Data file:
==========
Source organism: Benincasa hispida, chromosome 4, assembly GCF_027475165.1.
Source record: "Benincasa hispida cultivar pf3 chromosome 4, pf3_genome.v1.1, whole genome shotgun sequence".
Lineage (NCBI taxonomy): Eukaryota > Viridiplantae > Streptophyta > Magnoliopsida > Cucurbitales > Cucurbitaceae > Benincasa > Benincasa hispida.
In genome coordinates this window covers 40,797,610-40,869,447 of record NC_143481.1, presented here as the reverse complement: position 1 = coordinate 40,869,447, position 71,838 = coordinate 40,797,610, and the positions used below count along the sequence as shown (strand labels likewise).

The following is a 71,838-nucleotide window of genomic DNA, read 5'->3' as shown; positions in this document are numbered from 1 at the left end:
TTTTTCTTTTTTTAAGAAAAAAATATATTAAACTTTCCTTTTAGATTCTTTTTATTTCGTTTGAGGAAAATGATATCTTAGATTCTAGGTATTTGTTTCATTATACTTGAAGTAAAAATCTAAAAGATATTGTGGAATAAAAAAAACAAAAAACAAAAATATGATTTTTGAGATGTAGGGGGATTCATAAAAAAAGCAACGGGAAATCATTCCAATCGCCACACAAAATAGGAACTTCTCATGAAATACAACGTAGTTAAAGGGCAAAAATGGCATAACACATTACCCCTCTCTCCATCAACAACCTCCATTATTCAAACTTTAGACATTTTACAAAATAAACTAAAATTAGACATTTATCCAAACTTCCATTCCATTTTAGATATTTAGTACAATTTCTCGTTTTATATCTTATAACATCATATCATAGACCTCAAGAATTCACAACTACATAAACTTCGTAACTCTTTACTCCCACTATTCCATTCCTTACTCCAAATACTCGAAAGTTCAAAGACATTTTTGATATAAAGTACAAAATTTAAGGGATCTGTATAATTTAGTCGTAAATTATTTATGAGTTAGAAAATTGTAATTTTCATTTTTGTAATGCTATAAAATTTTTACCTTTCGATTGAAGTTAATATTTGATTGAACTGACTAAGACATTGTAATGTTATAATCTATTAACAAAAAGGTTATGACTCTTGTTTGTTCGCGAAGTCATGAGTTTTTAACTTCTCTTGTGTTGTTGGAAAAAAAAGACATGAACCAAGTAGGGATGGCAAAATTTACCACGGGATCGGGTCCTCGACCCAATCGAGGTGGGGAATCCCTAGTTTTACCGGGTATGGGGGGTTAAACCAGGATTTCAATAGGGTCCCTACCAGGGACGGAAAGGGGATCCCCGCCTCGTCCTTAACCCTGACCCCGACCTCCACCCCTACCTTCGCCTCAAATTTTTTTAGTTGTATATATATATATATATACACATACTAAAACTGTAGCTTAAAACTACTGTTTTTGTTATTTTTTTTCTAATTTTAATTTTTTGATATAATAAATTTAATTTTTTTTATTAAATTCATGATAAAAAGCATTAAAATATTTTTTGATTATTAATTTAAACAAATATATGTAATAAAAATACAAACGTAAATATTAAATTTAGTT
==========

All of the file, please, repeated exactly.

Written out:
Source organism: Benincasa hispida, chromosome 4, assembly GCF_027475165.1.
Source record: "Benincasa hispida cultivar pf3 chromosome 4, pf3_genome.v1.1, whole genome shotgun sequence".
Lineage (NCBI taxonomy): Eukaryota > Viridiplantae > Streptophyta > Magnoliopsida > Cucurbitales > Cucurbitaceae > Benincasa > Benincasa hispida.
In genome coordinates this window covers 40,797,610-40,869,447 of record NC_143481.1, presented here as the reverse complement: position 1 = coordinate 40,869,447, position 71,838 = coordinate 40,797,610, and the positions used below count along the sequence as shown (strand labels likewise).

The following is a 71,838-nucleotide window of genomic DNA, read 5'->3' as shown; positions in this document are numbered from 1 at the left end:
TTTTTCTTTTTTTAAGAAAAAAATATATTAAACTTTCCTTTTAGATTCTTTTTATTTCGTTTGAGGAAAATGATATCTTAGATTCTAGGTATTTGTTTCATTATACTTGAAGTAAAAATCTAAAAGATATTGTGGAATAAAAAAAACAAAAAACAAAAATATGATTTTTGAGATGTAGGGGGATTCATAAAAAAAGCAACGGGAAATCATTCCAATCGCCACACAAAATAGGAACTTCTCATGAAATACAACGTAGTTAAAGGGCAAAAATGGCATAACACATTACCCCTCTCTCCATCAACAACCTCCATTATTCAAACTTTAGACATTTTACAAAATAAACTAAAATTAGACATTTATCCAAACTTCCATTCCATTTTAGATATTTAGTACAATTTCTCGTTTTATATCTTATAACATCATATCATAGACCTCAAGAATTCACAACTACATAAACTTCGTAACTCTTTACTCCCACTATTCCATTCCTTACTCCAAATACTCGAAAGTTCAAAGACATTTTTGATATAAAGTACAAAATTTAAGGGATCTGTATAATTTAGTCGTAAATTATTTATGAGTTAGAAAATTGTAATTTTCATTTTTGTAATGCTATAAAATTTTTACCTTTCGATTGAAGTTAATATTTGATTGAACTGACTAAGACATTGTAATGTTATAATCTATTAACAAAAAGGTTATGACTCTTGTTTGTTCGCGAAGTCATGAGTTTTTAACTTCTCTTGTGTTGTTGGAAAAAAAAGACATGAACCAAGTAGGGATGGCAAAATTTACCACGGGATCGGGTCCTCGACCCAATCGAGGTGGGGAATCCCTAGTTTTACCGGGTATGGGGGGTTAAACCAGGATTTCAATAGGGTCCCTACCAGGGACGGAAAGGGGATCCCCGCCTCGTCCTTAACCCTGACCCCGACCTCCACCCCTACCTTCGCCTCAAATTTTTTTAGTTGTATATATATATATATATACACATACTAAAACTGTAGCTTAAAACTACTGTTTTTGTTATTTTTTTTCTAATTTTAATTTTTTGATATAATAAATTTAATTTTTTTTATTAAATTCATGATAAAAAGCATTAAAATATTTTTTGATTATTAATTTAAACAAATATATGTAATAAAAATACAAACGTAAATATTAAATTTAGTT